Today I woke up to the sound of a huge clap of thunder, and then I heard the steady sound of a driving rain on the street in front of my house, on the windows, and rushing down the gutters. I got out of bed, had coffee, served my kids breakfast, drove them to the bus so they wouldn’t get drenched on the way to school, came home and showered, prayed, and started work. Other than the rain which is not typical this late in the spring, it’s nothing atypical or particularly unusual on a Wednesday in the Feldstein home.
My work was interrupted by the sound of an air raid siren. Conveniently I didn’t have to move as my office is in my basement bomb shelter. But this was not an “ordinary” air raid siren signaling rockets coming in from Gaza in an effort to terrorize or kill us as happened often last summer. This was the two minute siren, sounded all across Israel, in solemn memory of the six million Jews murdered in the Holocaust.
For two solid minutes, people literally stop in their tracks wherever they are, no matter what they are doing. Cars stop in the middle of the highway and the drivers get out standing silently. City buses stop wherever they are and passengers pile out to remember the victims. It is the beginning of formal ceremonies throughout the country including in thousands of schools where children of all ages pause to remember. I stood by my desk, silently, remembering the names and faces (where we have photos) of my relatives who were murdered, and grateful that my grandparents and a few other relatives left Europe in time, or survived the horrors and lived to build a family.
I also realized that no matter how typical my day was, Holocaust victims never had it so easy. They woke to the sound of a Nazi guard or their Polish neighbors rounding up the Jews before deporting and murdering them.
They could only dream about a cup of coffee, much less with a dash of milk.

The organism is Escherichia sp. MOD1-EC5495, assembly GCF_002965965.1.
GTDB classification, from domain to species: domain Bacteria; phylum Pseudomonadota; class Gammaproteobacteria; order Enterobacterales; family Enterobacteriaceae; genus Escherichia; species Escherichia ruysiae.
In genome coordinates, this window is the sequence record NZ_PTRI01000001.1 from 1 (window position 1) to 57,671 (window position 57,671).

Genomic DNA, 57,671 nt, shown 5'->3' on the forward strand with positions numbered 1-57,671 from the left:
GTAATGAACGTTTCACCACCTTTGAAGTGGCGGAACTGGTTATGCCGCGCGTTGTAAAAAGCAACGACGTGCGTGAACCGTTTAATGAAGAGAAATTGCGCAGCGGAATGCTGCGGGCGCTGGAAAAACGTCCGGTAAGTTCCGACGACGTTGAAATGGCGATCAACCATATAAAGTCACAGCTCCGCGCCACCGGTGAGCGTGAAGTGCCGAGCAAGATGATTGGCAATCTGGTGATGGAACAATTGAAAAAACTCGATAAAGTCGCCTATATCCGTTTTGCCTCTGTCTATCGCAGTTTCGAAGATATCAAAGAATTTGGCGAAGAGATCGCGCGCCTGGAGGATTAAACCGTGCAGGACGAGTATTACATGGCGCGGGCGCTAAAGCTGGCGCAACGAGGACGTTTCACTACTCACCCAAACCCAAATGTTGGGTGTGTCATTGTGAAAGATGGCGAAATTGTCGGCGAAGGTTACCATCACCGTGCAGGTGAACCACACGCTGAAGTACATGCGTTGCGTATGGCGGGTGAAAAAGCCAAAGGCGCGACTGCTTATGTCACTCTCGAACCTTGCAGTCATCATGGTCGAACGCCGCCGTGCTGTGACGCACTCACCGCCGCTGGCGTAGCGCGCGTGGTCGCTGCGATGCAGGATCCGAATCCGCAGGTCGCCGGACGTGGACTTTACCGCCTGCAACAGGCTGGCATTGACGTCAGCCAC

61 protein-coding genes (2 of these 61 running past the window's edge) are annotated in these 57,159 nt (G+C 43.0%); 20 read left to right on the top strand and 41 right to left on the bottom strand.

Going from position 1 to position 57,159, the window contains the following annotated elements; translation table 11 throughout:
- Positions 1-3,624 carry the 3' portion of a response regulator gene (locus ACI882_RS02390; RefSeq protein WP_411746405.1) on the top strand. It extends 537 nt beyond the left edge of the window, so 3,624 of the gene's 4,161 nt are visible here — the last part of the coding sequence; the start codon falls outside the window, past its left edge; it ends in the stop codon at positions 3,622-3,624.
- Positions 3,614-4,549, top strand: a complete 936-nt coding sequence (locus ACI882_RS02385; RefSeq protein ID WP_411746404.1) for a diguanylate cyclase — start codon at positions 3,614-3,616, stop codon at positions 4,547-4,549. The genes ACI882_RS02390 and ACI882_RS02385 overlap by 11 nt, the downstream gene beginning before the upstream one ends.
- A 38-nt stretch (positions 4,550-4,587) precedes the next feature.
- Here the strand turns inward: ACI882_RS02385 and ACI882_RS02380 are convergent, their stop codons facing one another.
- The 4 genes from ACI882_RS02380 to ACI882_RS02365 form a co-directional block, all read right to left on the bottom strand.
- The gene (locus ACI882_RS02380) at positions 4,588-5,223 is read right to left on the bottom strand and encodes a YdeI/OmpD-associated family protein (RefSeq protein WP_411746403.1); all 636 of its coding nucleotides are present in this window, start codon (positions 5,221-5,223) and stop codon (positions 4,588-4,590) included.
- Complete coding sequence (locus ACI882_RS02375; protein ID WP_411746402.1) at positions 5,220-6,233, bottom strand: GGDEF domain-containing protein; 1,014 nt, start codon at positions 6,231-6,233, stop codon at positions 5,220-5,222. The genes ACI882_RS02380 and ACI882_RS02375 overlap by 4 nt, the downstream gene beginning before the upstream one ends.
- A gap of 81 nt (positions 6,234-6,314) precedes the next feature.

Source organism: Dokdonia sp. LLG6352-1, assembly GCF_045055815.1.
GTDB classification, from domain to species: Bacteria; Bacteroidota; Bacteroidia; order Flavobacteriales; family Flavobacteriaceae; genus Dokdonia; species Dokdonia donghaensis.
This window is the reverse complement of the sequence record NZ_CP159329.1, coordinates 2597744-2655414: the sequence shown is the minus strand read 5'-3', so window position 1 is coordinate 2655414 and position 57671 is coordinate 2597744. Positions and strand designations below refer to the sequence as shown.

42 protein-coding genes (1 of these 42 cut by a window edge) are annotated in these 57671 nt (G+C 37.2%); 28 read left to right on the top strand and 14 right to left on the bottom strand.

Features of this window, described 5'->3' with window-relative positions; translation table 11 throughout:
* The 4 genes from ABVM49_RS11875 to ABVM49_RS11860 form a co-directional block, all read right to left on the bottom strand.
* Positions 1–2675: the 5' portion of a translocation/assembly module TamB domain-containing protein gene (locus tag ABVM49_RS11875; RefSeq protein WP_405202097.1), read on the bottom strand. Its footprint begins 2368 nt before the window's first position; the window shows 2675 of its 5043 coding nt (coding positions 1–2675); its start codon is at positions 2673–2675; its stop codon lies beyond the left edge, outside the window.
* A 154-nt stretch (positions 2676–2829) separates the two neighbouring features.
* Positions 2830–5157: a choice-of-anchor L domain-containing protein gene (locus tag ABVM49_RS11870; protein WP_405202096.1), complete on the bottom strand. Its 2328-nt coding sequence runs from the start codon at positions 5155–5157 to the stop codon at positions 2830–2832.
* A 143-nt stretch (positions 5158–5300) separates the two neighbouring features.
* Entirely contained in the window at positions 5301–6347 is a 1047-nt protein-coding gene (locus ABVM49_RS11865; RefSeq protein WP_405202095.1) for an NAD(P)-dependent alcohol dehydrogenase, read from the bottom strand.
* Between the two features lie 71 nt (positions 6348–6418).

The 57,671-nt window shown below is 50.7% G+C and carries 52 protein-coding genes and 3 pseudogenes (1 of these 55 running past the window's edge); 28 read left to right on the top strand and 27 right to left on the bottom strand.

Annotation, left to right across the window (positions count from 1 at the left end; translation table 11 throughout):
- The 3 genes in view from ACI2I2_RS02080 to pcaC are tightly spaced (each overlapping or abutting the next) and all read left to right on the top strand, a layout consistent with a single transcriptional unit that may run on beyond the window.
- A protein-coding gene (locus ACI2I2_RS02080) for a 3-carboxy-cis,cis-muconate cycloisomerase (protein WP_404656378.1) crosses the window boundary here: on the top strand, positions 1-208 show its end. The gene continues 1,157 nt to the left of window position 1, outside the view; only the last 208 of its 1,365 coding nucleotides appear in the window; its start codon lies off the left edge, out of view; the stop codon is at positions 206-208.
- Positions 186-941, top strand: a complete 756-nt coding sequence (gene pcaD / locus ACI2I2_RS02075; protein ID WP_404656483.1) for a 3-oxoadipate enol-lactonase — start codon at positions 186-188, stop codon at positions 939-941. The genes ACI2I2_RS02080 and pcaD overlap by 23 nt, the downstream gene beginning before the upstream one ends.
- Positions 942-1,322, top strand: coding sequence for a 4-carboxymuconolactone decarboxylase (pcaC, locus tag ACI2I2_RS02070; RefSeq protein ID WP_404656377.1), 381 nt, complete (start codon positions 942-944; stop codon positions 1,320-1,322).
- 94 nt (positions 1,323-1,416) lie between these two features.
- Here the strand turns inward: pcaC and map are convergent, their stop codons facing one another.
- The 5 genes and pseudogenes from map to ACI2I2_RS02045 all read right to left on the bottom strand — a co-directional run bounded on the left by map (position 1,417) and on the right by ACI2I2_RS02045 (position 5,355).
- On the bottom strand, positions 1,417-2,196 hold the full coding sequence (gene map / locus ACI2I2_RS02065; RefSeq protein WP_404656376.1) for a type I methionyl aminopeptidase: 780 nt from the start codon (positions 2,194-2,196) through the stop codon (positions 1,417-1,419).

Breakfast for their kids? That meant stashing away a few extra bites of stale bread to keep kids spirits up and trying to stay alive. Eggs? Cereal? Oatmeal? Not a chance. Of course that’s assuming that their kids were not shot or gassed to death already.
Putting on a warm coat and boots before going out in the rain to stay warm and dry was not even a fantasy. There were no rain outs in the concentration and labor camps. Slave labor and mass murder did not pause because of the weather, no matter how rainy, snowy or cold it was. Inmates were not given rain coats, winter coats, or boots.
What about taking a warm shower? Today we can bathe any time we want, daily. Maybe more. Then? Months and years went by without bathing. Other than it not being healthy, it was demeaning as the Nazis not only murdered us, but tried to dehumanizing us.
Did they pray? Some did, religiously. Their spirit and faith never broke and they would pray three times daily as per Jewish tradition, or as often as humanly possible given the Nazi guards and circumstances in which they “lived.” Some lost faith entirely and wanted nothing to do with God. Many cried out to God to protect them and their loved ones, to save them. Some prayers were answered. Many more were not.
But none had a synagogue or even a prayer closet which they could “escape” the rest of the world for a few minutes and be in intimate uninterrupted dialogue with the Creator of the world.
Last night, we watched the live TV broadcast of Israel’s national Holocaust Memorial Day ceremony as a family. As my nine year old son sat with his head leaning against me, asking questions that were challenging, and I tried to answer him in a way that was age appropriate, I wanted to take a selfie, to show the world, and our enemies today, that despite the horrors and suffering which we have endured, we won.
He is the only one in our immediate family born in Israel. Maybe this was a distant dream or prayer, but this is something I suspect that the six million victims could never have imagined. He is named for two victims of the Holocaust, our relatives. He’s named for Yosef Feldstein, my father’s first cousin, who was murdered as a small child. He’s also named for my great grandfather, Shalom Yakov Birnbach who was rounded up along with the other Jews in his town and shot to death alongside a ditch the men were forced to dig, and then buried in.
Normally my son would watch cartoons as he’s getting ready for school but all TV broadcasts in Israel today are either with a Holocaust theme, or canceled outright. There’s no place for frivolity today. No cartoons. No cooking shows. No mindless sit-coms. It’s a day of reflection.
My son asked where Yosef and Shalom Yakov were buried. I explained that we don’t know, and that one day I would read him the account of how his great-great grandfather was killed. We know, but he’s not ready. Or I’m not ready to have more of his childhood taken from him as we confront our past and resolve to build and restore what was lost, and never again be threatened like that again.
Minus the rain, today started quite normally, but it’s not a normal day. It shouldn’t be. And if it’s the only day in which we remember the victims of the Holocaust, that’s the least we can do.
And maybe all the rain was just God weeping.